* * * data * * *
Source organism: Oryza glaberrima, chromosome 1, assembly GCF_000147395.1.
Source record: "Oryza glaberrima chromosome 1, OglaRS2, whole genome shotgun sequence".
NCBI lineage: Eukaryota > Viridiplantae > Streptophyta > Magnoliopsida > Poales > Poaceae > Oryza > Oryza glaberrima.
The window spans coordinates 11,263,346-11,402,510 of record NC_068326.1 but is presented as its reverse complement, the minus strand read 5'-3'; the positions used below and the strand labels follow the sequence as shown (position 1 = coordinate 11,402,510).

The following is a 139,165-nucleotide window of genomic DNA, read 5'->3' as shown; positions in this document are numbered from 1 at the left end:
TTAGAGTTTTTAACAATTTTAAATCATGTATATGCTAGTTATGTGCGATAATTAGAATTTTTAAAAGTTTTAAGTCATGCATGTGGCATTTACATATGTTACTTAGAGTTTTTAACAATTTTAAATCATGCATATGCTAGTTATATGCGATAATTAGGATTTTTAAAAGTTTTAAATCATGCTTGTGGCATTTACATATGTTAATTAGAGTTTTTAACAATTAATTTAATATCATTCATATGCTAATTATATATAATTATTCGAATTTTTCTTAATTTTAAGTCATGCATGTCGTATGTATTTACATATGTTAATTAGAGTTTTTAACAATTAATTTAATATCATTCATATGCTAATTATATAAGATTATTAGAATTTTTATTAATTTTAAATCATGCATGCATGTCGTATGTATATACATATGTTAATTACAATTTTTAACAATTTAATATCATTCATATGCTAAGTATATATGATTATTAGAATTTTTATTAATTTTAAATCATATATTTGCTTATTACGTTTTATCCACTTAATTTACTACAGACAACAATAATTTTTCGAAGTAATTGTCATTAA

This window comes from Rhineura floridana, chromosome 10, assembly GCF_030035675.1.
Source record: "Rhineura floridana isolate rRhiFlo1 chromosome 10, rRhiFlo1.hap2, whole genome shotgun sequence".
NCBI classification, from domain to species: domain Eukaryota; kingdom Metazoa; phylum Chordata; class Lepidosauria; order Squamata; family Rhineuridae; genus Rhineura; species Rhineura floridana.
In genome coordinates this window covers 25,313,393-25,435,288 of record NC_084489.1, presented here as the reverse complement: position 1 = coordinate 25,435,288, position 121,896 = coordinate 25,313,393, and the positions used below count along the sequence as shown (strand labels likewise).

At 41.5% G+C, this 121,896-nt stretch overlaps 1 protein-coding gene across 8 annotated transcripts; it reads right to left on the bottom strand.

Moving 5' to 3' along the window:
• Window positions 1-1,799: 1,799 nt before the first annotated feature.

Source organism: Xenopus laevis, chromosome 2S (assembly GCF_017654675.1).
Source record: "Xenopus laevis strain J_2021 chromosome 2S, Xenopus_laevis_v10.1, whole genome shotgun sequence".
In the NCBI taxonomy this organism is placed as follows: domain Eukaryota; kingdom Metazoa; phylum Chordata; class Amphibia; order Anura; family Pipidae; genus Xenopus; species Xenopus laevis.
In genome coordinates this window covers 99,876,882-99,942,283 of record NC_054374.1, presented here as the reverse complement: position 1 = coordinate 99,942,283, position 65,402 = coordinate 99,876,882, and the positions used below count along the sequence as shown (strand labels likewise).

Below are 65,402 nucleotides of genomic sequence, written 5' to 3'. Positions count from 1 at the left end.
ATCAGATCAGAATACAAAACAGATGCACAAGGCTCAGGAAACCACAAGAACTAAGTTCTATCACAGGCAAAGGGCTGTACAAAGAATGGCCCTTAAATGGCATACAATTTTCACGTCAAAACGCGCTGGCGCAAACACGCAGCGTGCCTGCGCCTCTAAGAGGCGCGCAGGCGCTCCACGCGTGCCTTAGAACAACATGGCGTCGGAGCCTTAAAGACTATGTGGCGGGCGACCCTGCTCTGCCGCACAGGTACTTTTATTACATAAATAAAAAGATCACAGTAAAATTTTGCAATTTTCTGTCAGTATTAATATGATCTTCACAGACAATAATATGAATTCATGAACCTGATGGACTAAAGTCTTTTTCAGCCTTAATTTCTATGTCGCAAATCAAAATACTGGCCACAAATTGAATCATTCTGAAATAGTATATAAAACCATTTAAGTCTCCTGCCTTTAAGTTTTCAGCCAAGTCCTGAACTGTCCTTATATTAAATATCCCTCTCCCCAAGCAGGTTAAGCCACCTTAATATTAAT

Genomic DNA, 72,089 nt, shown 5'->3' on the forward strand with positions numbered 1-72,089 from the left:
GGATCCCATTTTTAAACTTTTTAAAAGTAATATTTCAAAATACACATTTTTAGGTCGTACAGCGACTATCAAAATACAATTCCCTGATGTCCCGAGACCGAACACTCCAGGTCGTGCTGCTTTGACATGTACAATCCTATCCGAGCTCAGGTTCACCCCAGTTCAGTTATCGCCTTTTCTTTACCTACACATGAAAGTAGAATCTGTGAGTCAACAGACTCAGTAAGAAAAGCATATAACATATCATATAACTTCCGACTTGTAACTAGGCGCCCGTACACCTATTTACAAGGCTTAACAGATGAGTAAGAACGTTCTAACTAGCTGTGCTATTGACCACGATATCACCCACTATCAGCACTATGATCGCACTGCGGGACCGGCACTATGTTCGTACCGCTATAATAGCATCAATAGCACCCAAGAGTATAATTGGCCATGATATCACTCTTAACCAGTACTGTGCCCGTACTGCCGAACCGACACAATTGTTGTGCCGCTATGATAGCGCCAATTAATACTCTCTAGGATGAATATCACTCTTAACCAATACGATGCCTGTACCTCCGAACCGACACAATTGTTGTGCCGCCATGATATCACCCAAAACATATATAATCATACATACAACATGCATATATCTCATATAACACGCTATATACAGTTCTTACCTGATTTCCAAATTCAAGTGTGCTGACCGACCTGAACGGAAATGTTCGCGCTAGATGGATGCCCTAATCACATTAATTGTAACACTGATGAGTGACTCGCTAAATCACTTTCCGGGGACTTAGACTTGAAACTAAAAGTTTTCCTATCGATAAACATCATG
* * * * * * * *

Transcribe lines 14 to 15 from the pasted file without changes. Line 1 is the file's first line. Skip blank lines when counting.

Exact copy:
Source organism: Xenopus laevis, chromosome 2S (assembly GCF_017654675.1).
Source record: "Xenopus laevis strain J_2021 chromosome 2S, Xenopus_laevis_v10.1, whole genome shotgun sequence".